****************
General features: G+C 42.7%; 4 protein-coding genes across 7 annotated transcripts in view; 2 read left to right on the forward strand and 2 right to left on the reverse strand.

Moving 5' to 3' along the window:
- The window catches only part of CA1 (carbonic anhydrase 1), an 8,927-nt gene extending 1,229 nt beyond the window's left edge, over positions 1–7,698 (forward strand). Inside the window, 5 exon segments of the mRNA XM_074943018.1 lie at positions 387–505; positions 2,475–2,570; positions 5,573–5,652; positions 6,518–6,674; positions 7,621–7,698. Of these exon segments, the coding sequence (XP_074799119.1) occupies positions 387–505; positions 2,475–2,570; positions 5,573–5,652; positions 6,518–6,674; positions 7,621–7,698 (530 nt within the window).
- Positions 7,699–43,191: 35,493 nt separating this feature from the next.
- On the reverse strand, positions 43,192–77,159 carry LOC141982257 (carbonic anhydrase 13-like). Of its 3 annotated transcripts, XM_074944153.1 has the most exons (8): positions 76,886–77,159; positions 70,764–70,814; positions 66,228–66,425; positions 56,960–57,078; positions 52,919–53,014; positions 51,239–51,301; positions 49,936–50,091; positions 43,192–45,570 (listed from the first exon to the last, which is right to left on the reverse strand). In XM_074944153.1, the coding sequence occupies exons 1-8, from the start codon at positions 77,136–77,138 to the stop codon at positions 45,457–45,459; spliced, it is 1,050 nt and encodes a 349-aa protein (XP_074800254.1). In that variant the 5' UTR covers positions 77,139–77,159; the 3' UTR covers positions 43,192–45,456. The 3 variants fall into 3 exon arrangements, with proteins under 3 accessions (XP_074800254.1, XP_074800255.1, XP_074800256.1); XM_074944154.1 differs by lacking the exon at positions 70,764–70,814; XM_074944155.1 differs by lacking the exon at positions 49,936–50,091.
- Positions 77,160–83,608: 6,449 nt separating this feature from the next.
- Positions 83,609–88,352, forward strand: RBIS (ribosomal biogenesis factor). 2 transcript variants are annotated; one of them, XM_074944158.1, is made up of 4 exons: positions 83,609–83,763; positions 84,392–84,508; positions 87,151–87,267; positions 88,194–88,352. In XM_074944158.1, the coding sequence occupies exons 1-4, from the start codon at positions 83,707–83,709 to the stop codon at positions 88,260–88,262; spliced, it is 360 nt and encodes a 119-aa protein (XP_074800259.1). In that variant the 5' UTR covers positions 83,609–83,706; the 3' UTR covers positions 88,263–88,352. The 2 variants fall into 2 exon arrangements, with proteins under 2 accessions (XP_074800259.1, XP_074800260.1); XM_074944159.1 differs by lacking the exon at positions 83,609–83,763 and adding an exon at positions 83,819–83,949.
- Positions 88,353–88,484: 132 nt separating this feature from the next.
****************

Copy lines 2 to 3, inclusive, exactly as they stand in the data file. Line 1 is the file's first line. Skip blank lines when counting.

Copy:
Moving 5' to 3' along the window:
- The window catches only part of CA1 (carbonic anhydrase 1), an 8,927-nt gene extending 1,229 nt beyond the window's left edge, over positions 1–7,698 (forward strand). Inside the window, 5 exon segments of the mRNA XM_074943018.1 lie at positions 387–505; positions 2,475–2,570; positions 5,573–5,652; positions 6,518–6,674; positions 7,621–7,698. Of these exon segments, the coding sequence (XP_074799119.1) occupies positions 387–505; positions 2,475–2,570; positions 5,573–5,652; positions 6,518–6,674; positions 7,621–7,698 (530 nt within the window).